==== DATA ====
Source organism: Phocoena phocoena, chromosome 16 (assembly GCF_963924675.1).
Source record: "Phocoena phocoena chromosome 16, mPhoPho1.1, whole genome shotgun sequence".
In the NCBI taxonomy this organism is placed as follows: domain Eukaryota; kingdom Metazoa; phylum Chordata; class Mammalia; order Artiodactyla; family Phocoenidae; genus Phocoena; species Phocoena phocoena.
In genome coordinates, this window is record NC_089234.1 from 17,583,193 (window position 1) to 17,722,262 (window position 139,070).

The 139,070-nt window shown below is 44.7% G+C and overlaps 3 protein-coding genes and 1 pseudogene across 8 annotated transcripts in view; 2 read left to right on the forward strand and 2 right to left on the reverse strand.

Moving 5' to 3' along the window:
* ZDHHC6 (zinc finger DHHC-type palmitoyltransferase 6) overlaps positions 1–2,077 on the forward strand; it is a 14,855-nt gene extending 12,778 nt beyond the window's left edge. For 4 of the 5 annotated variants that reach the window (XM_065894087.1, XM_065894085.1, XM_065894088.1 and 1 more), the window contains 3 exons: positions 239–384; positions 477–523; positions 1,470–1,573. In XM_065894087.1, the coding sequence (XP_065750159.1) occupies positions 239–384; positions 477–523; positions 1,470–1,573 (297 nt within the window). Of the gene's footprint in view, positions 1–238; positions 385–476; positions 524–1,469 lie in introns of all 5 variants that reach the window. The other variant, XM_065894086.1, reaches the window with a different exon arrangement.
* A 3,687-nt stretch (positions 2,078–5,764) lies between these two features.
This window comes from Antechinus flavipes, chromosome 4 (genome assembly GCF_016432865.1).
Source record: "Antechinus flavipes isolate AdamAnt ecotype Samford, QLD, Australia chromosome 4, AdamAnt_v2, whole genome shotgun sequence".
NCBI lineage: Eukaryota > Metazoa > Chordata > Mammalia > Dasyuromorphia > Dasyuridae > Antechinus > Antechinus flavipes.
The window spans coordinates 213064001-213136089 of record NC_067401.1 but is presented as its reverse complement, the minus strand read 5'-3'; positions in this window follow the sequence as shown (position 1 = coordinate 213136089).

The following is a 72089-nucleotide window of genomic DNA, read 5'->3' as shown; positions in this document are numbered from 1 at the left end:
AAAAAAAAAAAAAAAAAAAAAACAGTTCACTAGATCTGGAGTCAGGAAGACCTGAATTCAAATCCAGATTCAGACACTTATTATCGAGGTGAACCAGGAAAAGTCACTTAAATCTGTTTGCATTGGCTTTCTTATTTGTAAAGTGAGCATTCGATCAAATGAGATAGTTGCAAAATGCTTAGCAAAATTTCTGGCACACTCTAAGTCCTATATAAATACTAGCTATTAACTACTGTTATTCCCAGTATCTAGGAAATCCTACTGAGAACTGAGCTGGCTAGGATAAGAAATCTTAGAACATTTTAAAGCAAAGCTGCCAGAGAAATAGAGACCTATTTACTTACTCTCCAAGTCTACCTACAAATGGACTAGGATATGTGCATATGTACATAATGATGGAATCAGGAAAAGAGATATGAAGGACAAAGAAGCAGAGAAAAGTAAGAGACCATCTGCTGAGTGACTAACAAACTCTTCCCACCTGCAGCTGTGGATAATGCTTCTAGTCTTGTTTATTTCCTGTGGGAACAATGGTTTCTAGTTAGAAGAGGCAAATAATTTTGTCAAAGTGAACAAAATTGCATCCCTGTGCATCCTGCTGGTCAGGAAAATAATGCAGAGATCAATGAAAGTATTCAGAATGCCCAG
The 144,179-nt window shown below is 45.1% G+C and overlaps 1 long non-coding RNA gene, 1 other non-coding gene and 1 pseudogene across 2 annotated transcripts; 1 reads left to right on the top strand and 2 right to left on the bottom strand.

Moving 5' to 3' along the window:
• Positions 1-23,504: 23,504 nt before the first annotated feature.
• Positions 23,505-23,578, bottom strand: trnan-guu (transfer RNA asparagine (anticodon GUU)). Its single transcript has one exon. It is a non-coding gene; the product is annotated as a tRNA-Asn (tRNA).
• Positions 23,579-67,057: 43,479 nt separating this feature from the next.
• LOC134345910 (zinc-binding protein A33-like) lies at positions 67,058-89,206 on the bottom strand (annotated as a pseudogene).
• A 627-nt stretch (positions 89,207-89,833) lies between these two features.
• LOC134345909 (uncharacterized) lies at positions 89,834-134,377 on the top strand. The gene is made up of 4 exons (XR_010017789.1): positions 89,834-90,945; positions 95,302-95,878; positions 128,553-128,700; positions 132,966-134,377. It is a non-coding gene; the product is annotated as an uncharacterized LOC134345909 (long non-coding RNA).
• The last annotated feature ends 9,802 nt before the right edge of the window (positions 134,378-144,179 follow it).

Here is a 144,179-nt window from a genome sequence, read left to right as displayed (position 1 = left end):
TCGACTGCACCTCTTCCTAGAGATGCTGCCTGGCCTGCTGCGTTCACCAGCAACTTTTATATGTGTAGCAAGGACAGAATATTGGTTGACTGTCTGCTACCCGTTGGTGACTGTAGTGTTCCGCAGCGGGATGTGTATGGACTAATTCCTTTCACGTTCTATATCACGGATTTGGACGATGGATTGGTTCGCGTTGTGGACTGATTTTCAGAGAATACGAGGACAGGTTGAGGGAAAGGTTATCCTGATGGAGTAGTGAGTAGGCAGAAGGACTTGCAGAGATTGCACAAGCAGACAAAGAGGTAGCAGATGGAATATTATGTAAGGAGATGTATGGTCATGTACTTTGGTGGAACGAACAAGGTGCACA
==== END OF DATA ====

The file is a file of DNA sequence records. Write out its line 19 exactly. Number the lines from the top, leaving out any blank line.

• Positions 23,579-67,057: 43,479 nt separating this feature from the next.